Six months ago today, security forces opened fire on garment workers protesting for a doubling of their minimum wage on Phnom Penh’s factory-lined Veng Sreng Boulevard. At least five people were killed in what rights groups called the worst state violence against citizens in 15 years.
Half a year on, no results of any government investigation have been released. No security, police or military personnel have been charged, and the victims’ families say they continue to wait for justice or compensation, hopes of which have all but slipped away.
“So far, the government has done nothing to take care of me; no one has come to see me. I have no idea what I am going to do,” said 21-year-old Chiv Phanith, whose husband was killed during the crackdown on protesters, many of whom were throwing rocks and Molotov cocktails.
“My husband had just joined to demonstrate, and he should not have been punished with death. I have become a widow and the government should take care and compensate me. I don’t know whether I will get justice or not.”
A government investigation into the violence wrapped up in February and was never publicly released.
On May 30, 13 people arrested during the January 3 crackdown were found guilty on charges ranging from incitement to intentional violence and given suspended sentences of one to four years.
The government has since said that it will not reopen Freedom Park until further investigation into the events of January is completed. At the same time, it refused last week to accept recommendations at the UN Human Rights Council that it “impartially investigate” the use of excessive force against protesters.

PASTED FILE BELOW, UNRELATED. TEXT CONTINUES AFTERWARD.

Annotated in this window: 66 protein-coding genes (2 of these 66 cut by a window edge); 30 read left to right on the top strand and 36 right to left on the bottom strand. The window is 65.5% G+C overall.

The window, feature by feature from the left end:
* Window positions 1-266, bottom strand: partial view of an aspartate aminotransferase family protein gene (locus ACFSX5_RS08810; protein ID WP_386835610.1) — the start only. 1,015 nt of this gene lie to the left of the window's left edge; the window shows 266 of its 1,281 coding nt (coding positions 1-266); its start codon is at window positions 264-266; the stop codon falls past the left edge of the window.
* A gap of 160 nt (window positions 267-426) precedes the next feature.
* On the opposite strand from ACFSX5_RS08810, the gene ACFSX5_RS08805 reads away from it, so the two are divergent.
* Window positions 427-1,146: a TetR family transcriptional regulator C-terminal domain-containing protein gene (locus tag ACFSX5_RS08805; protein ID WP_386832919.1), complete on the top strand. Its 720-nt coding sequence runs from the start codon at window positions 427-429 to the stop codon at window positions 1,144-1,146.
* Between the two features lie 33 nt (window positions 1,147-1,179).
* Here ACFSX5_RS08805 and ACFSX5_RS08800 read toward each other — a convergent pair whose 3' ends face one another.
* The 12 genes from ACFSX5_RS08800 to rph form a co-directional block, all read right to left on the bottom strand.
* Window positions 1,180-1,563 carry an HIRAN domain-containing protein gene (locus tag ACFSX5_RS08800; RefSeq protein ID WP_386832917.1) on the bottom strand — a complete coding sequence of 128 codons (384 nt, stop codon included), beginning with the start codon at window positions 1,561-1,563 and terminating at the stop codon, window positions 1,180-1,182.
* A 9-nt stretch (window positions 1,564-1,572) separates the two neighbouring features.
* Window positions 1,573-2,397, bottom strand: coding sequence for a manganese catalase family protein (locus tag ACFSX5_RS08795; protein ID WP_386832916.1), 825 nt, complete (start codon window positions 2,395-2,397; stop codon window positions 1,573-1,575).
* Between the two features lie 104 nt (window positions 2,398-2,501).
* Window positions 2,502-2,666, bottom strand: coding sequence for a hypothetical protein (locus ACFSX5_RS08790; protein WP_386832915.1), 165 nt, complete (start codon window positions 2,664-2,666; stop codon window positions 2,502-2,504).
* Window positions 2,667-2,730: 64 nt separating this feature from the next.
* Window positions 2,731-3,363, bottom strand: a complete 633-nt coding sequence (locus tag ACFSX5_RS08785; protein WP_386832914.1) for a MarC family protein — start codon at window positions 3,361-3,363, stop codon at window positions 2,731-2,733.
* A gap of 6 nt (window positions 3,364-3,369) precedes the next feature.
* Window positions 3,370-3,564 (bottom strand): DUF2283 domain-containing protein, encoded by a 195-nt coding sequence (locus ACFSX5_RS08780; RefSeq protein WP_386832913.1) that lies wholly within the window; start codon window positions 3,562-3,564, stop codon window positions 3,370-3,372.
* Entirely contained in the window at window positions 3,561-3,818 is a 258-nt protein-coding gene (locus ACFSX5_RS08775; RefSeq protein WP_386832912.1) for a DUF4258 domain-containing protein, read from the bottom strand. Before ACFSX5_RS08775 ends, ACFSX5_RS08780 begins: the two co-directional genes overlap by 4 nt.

National Police spokesman Kirth Chantharith said yesterday that the government investigation carried out months ago had been sent to the Phnom Penh Municipal Court.
“We are waiting for a court decision that would link to our investigation, but we have never stopped investigating. Our investigation remains ongoing,” he said.
Military police spokesman Kheng Tito said authorities had investigated all relevant parties, including security forces, and that responsibility for further action lay with the court.
“This report is not for the public. It is for the court to use in the interest of the public … so our duty is over.… We must wait for the court’s decision.”
Court spokesman and deputy prosecutor Ly Sophanna said that he had not seen the report and referred the Post to another deputy prosecutor, Seang Sok, who could not be reached for comment.
Another deputy prosecutor, Meas Chanpiseth, said that while he did not know anything about the Veng Sreng investigation, he had forwarded a police report related to the killing of Mao Sok Chan by police at the Kbal Thnal flyover in September of last year to an investigating judge.
“No suspect or killer was identified in the report. And I also did not charge anyone in relation to this case, because there was such a big crowd and so many people, so we were not able to identify who killed the victim,” he said.
Chak Sopheap, president of the Cambodian Center for Human Rights, said it was clear that no independent investigation would be carried out in relation to either event, given that impunity is “symptomatic to Cambodia’s security forces and judiciary”.
“The government has clearly no political will to investigate security forces. It understands investigation into the events as investigating the protesters, not the perpetrators of violence.”
ADDITIONAL REPORTING BY KEVIN PONNIAH
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